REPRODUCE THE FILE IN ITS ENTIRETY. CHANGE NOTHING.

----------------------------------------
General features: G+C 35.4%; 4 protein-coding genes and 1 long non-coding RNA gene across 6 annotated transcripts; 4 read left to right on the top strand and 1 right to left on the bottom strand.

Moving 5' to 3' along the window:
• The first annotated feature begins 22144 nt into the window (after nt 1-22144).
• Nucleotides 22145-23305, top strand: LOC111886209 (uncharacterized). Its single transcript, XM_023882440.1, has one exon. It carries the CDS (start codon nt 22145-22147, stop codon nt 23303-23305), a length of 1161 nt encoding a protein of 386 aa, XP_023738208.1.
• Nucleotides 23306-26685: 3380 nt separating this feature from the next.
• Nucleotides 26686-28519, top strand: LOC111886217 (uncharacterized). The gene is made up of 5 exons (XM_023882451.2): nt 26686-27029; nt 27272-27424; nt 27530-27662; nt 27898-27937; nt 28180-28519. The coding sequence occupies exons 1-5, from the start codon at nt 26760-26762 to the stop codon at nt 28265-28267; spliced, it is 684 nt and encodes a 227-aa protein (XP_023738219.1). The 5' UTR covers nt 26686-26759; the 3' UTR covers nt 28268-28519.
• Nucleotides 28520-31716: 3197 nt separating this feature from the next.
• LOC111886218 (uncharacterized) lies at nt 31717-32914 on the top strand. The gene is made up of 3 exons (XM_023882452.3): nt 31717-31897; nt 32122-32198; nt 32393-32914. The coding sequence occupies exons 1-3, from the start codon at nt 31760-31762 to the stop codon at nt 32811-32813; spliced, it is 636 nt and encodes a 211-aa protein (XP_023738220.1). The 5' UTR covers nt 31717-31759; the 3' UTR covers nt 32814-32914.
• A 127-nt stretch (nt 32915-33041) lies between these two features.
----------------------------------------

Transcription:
General features: G+C 35.4%; 4 protein-coding genes and 1 long non-coding RNA gene across 6 annotated transcripts; 4 read left to right on the top strand and 1 right to left on the bottom strand.

Moving 5' to 3' along the window:
• The first annotated feature begins 22144 nt into the window (after nt 1-22144).
• Nucleotides 22145-23305, top strand: LOC111886209 (uncharacterized). Its single transcript, XM_023882440.1, has one exon. It carries the CDS (start codon nt 22145-22147, stop codon nt 23303-23305), a length of 1161 nt encoding a protein of 386 aa, XP_023738208.1.
• Nucleotides 23306-26685: 3380 nt separating this feature from the next.
• Nucleotides 26686-28519, top strand: LOC111886217 (uncharacterized). The gene is made up of 5 exons (XM_023882451.2): nt 26686-27029; nt 27272-27424; nt 27530-27662; nt 27898-27937; nt 28180-28519. The coding sequence occupies exons 1-5, from the start codon at nt 26760-26762 to the stop codon at nt 28265-28267; spliced, it is 684 nt and encodes a 227-aa protein (XP_023738219.1). The 5' UTR covers nt 26686-26759; the 3' UTR covers nt 28268-28519.
• Nucleotides 28520-31716: 3197 nt separating this feature from the next.
• LOC111886218 (uncharacterized) lies at nt 31717-32914 on the top strand. The gene is made up of 3 exons (XM_023882452.3): nt 31717-31897; nt 32122-32198; nt 32393-32914. The coding sequence occupies exons 1-3, from the start codon at nt 31760-31762 to the stop codon at nt 32811-32813; spliced, it is 636 nt and encodes a 211-aa protein (XP_023738220.1). The 5' UTR covers nt 31717-31759; the 3' UTR covers nt 32814-32914.
• A 127-nt stretch (nt 32915-33041) lies between these two features.